Diagnosis, surveillance, and epidemiologic evaluation of viral infections in pediatric cardiac transplant recipients with the use of the polymerase chain reaction

J Heart Lung Transplant. 1996 Feb;15(2):111-23.


Background: Viral infections, particularly those caused by cytomegalovirus, are a major cause of postoperative morbidity and mortality in heart transplant recipients. These infections have classically been diagnosed by history, physical examination, peripheral viral cultures, and serologic studies. These methods are often time-consuming and lack sensitivity. Positive viral cultures from the heart are rarely obtained, and viral myocarditis and acute cellular rejection are unable to be differentiated histologically. We have therefore used the polymerse chain reaction to diagnose possible viral infection in pediatric heart transplant recipients with findings consistent with acute unexplained rejection.

Methods: Polymerase chain reaction was used as an aid to diagnose cytomegalovirus infection of cardiac tissue obtained by right ventricular endomyocardial biopsy and follow its long-term course. In addition, polymerase chain reaction was used to diagnose infection of the heart by other viruses in patients with clinical and histologic evidence of rejection, especially those with unexplained late rejection or chronic rejection. Polymerase chain reaction primers were designed to amplify nucleic acid sequences from cytomegalovirus, parvovirus, adenovirus, herpes simplex virus, Epstein-Barr virus, and the RNA viruses of the Enterovirus family.

Results: Forty patients underwent serial right ventricular endomyocardial biopsy (129 samples) for rejection surveillance with positive results obtained in 41 samples (32%) from 21 patients. Viral genome amplified included cytomegalovirus in 16 samples, adenovirus in 14, enterovirus in 6, parvovirus in 3, and herpes simplex virus in 2. In 13 of the 21 patients positive for viral genome (62%), endomyocardial biopsy histologic scores were consistent with multifocal moderate to severe rejection (Internal Society for Heart and Lung Transplantation scores of 3A or greater).

Conclusions: Polymerase chain reactions may be used as a rapid and sensitive method to evaluate postoperative viral infections in heart transplant recipients, especially in those with late-onset rejection or chronic rejection. Polymerase chain reaction may also be useful in the serial analysis of cytomegalovirus status in transplant recipients. The use of multiple viral primers improves the diagnostic evaluation of these patients and may lead to a better understanding of the epidemiologic characteristics of posttransplantation viral infections and the cause of late or chronic rejection.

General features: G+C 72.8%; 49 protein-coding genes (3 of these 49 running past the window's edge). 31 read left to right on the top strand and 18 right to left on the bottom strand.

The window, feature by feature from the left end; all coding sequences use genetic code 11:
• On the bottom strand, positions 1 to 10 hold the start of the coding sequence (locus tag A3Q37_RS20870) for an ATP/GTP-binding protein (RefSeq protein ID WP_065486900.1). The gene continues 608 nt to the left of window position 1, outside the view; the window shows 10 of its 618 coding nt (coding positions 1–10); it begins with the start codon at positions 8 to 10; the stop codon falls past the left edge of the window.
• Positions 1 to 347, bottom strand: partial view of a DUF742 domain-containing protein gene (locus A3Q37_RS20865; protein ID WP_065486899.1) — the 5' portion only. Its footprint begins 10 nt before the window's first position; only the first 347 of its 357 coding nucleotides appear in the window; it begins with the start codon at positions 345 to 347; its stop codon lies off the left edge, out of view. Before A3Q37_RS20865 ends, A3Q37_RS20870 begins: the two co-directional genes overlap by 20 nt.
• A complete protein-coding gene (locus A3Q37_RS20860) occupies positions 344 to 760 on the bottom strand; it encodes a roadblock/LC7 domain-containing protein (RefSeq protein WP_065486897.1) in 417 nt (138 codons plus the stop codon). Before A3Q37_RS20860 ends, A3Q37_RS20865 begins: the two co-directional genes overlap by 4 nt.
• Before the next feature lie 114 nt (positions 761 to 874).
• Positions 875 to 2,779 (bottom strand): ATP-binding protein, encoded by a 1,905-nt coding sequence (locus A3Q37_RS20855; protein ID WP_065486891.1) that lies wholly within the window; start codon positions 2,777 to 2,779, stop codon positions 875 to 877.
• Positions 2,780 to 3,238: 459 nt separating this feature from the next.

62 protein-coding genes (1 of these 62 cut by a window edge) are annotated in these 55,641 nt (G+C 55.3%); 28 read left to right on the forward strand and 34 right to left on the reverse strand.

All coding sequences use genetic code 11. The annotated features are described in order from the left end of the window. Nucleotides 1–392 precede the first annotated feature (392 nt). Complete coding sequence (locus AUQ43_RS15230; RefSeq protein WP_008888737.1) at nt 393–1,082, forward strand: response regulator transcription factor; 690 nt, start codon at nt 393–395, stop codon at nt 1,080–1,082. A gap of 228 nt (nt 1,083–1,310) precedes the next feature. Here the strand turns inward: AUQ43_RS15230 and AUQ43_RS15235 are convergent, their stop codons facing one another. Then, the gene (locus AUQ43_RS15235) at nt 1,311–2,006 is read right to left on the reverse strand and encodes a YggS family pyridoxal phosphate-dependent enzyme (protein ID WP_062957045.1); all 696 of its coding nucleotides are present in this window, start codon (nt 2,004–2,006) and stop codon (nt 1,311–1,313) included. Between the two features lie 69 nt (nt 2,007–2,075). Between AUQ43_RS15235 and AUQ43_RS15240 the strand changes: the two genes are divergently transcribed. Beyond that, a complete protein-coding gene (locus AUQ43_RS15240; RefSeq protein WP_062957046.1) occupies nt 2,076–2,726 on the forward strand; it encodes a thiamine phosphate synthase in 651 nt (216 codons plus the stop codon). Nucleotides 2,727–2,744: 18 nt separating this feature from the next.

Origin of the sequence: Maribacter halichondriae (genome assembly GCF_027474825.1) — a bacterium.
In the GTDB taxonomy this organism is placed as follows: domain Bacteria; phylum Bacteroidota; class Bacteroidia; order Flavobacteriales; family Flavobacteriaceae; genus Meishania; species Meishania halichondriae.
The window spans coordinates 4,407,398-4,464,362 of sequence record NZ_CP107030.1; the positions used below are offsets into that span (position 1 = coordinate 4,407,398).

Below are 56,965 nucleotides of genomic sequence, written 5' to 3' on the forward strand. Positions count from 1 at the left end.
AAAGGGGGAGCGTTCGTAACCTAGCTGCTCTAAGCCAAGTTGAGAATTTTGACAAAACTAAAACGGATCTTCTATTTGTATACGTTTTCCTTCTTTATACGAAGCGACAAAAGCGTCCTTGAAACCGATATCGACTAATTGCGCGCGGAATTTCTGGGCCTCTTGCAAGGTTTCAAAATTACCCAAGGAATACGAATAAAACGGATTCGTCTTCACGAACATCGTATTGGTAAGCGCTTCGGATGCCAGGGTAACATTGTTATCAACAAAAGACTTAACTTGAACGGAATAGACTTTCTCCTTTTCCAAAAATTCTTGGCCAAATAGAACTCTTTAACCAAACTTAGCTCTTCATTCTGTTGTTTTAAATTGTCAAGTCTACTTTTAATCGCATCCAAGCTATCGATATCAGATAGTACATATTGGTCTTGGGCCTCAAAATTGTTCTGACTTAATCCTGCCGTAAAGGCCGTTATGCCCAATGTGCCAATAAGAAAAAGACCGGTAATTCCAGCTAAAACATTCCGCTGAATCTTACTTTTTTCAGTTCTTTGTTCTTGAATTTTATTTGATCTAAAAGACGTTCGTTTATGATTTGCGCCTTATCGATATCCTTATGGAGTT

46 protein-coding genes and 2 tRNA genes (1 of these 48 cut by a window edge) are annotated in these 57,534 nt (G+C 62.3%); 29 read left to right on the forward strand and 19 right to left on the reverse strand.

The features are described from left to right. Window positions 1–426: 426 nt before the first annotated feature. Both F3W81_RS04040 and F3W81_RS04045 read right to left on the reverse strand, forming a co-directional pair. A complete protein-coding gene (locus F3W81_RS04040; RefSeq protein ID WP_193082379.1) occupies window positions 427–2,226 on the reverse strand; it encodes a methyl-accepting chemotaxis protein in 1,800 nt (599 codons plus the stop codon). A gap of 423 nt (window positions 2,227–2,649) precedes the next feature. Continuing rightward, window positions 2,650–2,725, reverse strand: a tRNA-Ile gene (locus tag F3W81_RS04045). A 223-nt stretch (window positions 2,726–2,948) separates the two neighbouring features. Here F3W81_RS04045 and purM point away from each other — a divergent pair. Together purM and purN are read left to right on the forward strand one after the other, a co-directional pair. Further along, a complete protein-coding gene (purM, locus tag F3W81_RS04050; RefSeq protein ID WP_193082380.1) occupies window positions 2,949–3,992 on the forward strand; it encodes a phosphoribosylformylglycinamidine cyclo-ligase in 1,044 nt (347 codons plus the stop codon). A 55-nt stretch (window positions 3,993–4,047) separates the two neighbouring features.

Publication types

  • Case Reports

MeSH terms

  • Adenoviruses, Human / genetics
  • Adolescent
  • Adult
  • Base Sequence / genetics
  • Biopsy
  • Child
  • Child, Preschool
  • Cytomegalovirus / genetics
  • Cytomegalovirus Infections / diagnosis*
  • Cytomegalovirus Infections / immunology
  • Cytomegalovirus Infections / pathology
  • Cytomegalovirus Infections / transmission
  • DNA, Viral / genetics
  • Diagnosis, Differential
  • Drug Therapy, Combination
  • Endocardium / immunology
  • Endocardium / pathology
  • Enterovirus / genetics
  • Female
  • Graft Rejection / diagnosis
  • Graft Rejection / immunology
  • Graft Rejection / pathology
  • Heart Transplantation / immunology*
  • Heart Transplantation / pathology
  • Heart Ventricles / immunology
  • Heart Ventricles / pathology
  • Herpesvirus 4, Human / genetics
  • Humans
  • Immunosuppressive Agents / adverse effects
  • Immunosuppressive Agents / therapeutic use
  • Infant
  • Male
  • Molecular Sequence Data
  • Myocardium / immunology
  • Myocardium / pathology
  • Opportunistic Infections / diagnosis*
  • Opportunistic Infections / immunology
  • Opportunistic Infections / pathology
  • Opportunistic Infections / transmission
  • Parvovirus / genetics
  • Polymerase Chain Reaction*
  • Risk Factors
  • Simplexvirus / genetics
  • Tissue Donors
  • Virus Diseases / diagnosis*
  • Virus Diseases / immunology
  • Virus Diseases / pathology
  • Virus Diseases / transmission


  • DNA, Viral
  • Immunosuppressive Agents